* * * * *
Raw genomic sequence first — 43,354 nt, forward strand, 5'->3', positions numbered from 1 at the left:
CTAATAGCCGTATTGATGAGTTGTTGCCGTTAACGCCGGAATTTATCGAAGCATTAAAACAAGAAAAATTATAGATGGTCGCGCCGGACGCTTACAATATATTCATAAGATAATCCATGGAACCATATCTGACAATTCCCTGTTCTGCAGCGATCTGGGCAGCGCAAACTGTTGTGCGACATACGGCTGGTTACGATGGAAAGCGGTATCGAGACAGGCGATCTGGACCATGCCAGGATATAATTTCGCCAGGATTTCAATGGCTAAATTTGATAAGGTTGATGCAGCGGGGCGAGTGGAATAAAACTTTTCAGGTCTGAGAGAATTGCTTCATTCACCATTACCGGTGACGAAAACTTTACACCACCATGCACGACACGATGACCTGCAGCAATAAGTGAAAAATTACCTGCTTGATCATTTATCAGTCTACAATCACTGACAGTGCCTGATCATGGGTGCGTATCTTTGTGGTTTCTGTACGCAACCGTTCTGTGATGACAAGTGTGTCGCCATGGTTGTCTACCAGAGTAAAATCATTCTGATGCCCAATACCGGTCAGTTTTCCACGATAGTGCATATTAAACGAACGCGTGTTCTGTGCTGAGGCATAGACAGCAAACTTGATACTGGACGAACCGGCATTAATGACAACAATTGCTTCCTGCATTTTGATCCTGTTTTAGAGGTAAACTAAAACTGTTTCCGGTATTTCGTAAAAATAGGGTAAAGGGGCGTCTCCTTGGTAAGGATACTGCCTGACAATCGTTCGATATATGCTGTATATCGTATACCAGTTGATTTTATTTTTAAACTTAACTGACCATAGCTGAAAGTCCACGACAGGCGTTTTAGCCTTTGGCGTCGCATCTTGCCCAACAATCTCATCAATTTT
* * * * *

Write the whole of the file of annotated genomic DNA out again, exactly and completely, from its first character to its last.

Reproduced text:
Raw genomic sequence first — 43,354 nt, forward strand, 5'->3', positions numbered from 1 at the left:
CTAATAGCCGTATTGATGAGTTGTTGCCGTTAACGCCGGAATTTATCGAAGCATTAAAACAAGAAAAATTATAGATGGTCGCGCCGGACGCTTACAATATATTCATAAGATAATCCATGGAACCATATCTGACAATTCCCTGTTCTGCAGCGATCTGGGCAGCGCAAACTGTTGTGCGACATACGGCTGGTTACGATGGAAAGCGGTATCGAGACAGGCGATCTGGACCATGCCAGGATATAATTTCGCCAGGATTTCAATGGCTAAATTTGATAAGGTTGATGCAGCGGGGCGAGTGGAATAAAACTTTTCAGGTCTGAGAGAATTGCTTCATTCACCATTACCGGTGACGAAAACTTTACACCACCATGCACGACACGATGACCTGCAGCAATAAGTGAAAAATTACCTGCTTGATCATTTATCAGTCTACAATCACTGACAGTGCCTGATCATGGGTGCGTATCTTTGTGGTTTCTGTACGCAACCGTTCTGTGATGACAAGTGTGTCGCCATGGTTGTCTACCAGAGTAAAATCATTCTGATGCCCAATACCGGTCAGTTTTCCACGATAGTGCATATTAAACGAACGCGTGTTCTGTGCTGAGGCATAGACAGCAAACTTGATACTGGACGAACCGGCATTAATGACAACAATTGCTTCCTGCATTTTGATCCTGTTTTAGAGGTAAACTAAAACTGTTTCCGGTATTTCGTAAAAATAGGGTAAAGGGGCGTCTCCTTGGTAAGGATACTGCCTGACAATCGTTCGATATATGCTGTATATCGTATACCAGTTGATTTTATTTTTAAACTTAACTGACCATAGCTGAAAGTCCACGACAGGCGTTTTAGCCTTTGGCGTCGCATCTTGCCCAACAATCTCATCAATTTT